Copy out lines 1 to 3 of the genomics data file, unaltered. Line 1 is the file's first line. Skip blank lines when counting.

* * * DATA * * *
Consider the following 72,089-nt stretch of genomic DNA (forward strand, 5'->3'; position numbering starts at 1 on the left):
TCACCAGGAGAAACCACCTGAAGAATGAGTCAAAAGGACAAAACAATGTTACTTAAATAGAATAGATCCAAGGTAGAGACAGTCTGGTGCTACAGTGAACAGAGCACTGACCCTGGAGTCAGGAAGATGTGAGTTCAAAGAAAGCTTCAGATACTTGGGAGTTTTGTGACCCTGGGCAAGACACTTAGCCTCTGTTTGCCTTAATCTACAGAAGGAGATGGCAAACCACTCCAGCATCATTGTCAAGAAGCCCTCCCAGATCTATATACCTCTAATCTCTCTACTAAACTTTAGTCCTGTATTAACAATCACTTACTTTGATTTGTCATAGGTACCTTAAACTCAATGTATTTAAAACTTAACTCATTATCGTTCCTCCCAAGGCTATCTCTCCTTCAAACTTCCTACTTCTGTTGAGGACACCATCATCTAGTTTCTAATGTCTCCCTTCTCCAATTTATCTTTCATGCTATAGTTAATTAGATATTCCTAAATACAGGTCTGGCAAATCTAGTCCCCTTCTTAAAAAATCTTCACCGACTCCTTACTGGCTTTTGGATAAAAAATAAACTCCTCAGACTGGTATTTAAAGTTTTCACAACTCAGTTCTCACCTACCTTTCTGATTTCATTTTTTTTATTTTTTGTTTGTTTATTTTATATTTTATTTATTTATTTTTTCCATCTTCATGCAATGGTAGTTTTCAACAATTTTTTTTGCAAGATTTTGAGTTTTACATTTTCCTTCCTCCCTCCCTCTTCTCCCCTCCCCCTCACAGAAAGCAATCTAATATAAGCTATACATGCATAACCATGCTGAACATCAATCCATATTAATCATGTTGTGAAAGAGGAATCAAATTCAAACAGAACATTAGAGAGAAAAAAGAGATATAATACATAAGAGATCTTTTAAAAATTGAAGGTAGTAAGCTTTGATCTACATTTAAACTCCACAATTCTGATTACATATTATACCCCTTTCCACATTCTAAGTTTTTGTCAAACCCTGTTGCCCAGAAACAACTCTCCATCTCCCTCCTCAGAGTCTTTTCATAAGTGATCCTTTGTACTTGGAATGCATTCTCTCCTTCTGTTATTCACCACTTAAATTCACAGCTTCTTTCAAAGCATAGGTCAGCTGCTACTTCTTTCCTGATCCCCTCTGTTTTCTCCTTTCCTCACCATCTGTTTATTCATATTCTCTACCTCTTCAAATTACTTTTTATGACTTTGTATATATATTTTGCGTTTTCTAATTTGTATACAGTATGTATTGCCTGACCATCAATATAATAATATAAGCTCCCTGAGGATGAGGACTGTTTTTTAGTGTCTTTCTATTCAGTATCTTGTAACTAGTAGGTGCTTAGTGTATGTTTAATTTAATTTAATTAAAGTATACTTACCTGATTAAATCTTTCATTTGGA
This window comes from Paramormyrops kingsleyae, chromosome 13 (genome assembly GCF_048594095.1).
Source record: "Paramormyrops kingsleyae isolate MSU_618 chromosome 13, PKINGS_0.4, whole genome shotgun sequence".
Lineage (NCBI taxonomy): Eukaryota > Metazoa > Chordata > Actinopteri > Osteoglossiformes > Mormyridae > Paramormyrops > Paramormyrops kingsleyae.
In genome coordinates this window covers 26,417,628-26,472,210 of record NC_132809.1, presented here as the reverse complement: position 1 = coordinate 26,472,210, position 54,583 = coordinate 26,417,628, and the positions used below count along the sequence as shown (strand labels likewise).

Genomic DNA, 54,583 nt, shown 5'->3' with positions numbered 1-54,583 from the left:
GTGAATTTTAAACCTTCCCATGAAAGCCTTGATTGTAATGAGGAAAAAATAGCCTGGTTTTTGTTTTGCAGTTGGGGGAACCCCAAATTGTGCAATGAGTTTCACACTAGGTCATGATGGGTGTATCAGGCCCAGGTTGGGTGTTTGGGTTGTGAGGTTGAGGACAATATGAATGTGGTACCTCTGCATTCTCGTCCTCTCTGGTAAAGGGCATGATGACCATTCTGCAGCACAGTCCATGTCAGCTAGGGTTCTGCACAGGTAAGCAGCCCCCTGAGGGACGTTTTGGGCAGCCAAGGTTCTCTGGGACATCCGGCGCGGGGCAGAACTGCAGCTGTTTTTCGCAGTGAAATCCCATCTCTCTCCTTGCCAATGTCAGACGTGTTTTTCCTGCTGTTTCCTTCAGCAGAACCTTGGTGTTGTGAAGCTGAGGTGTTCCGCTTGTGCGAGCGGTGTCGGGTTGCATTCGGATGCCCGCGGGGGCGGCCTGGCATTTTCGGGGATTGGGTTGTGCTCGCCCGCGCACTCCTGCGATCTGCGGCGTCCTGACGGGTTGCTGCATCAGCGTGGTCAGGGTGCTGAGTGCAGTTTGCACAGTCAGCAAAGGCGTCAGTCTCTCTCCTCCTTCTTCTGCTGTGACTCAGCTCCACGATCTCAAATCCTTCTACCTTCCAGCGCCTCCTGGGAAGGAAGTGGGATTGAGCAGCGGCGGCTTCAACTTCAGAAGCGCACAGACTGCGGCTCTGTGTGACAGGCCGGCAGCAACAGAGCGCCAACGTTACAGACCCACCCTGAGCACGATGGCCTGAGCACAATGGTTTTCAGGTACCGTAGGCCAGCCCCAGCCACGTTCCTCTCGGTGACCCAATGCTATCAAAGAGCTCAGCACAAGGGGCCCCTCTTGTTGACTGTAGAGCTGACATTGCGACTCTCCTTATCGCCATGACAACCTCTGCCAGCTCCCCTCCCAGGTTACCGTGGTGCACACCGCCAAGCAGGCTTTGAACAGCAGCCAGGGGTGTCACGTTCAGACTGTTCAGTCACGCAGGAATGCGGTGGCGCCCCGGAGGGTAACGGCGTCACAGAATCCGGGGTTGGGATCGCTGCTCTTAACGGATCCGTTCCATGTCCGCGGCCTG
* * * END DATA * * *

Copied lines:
Consider the following 72,089-nt stretch of genomic DNA (forward strand, 5'->3'; position numbering starts at 1 on the left):
TCACCAGGAGAAACCACCTGAAGAATGAGTCAAAAGGACAAAACAATGTTACTTAAATAGAATAGATCCAAGGTAGAGACAGTCTGGTGCTACAGTGAACAGAGCACTGACCCTGGAGTCAGGAAGATGTGAGTTCAAAGAAAGCTTCAGATACTTGGGAGTTTTGTGACCCTGGGCAAGACACTTAGCCTCTGTTTGCCTTAATCTACAGAAGGAGATGGCAAACCACTCCAGCATCATTGTCAAGAAGCCCTCCCAGATCTATATACCTCTAATCTCTCTACTAAACTTTAGTCCTGTATTAACAATCACTTACTTTGATTTGTCATAGGTACCTTAAACTCAATGTATTTAAAACTTAACTCATTATCGTTCCTCCCAAGGCTATCTCTCCTTCAAACTTCCTACTTCTGTTGAGGACACCATCATCTAGTTTCTAATGTCTCCCTTCTCCAATTTATCTTTCATGCTATAGTTAATTAGATATTCCTAAATACAGGTCTGGCAAATCTAGTCCCCTTCTTAAAAAATCTTCACCGACTCCTTACTGGCTTTTGGATAAAAAATAAACTCCTCAGACTGGTATTTAAAGTTTTCACAACTCAGTTCTCACCTACCTTTCTGATTTCATTTTTTTTATTTTTTGTTTGTTTATTTTATATTTTATTTATTTATTTTTTCCATCTTCATGCAATGGTAGTTTTCAACAATTTTTTTTGCAAGATTTTGAGTTTTACATTTTCCTTCCTCCCTCCCTCTTCTCCCCTCCCCCTCACAGAAAGCAATCTAATATAAGCTATACATGCATAACCATGCTGAACATCAATCCATATTAATCATGTTGTGAAAGAGGAATCAAATTCAAACAGAACATTAGAGAGAAAAAAGAGATATAATACATAAGAGATCTTTTAAAAATTGAAGGTAGTAAGCTTTGATCTACATTTAAACTCCACAATTCTGATTACATATTATACCCCTTTCCACATTCTAAGTTTTTGTCAAACCCTGTTGCCCAGAAACAACTCTCCATCTCCCTCCTCAGAGTCTTTTCATAAGTGATCCTTTGTACTTGGAATGCATTCTCTCCTTCTGTTATTCACCACTTAAATTCACAGCTTCTTTCAAAGCATAGGTCAGCTGCTACTTCTTTCCTGATCCCCTCTGTTTTCTCCTTTCCTCACCATCTGTTTATTCATATTCTCTACCTCTTCAAATTACTTTTTATGACTTTGTATATATATTTTGCGTTTTCTAATTTGTATACAGTATGTATTGCCTGACCATCAATATAATAATATAAGCTCCCTGAGGATGAGGACTGTTTTTTAGTGTCTTTCTATTCAGTATCTTGTAACTAGTAGGTGCTTAGTGTATGTTTAATTTAATTTAATTAAAGTATACTTACCTGATTAAATCTTTCATTTGGA
This window comes from Paramormyrops kingsleyae, chromosome 13 (genome assembly GCF_048594095.1).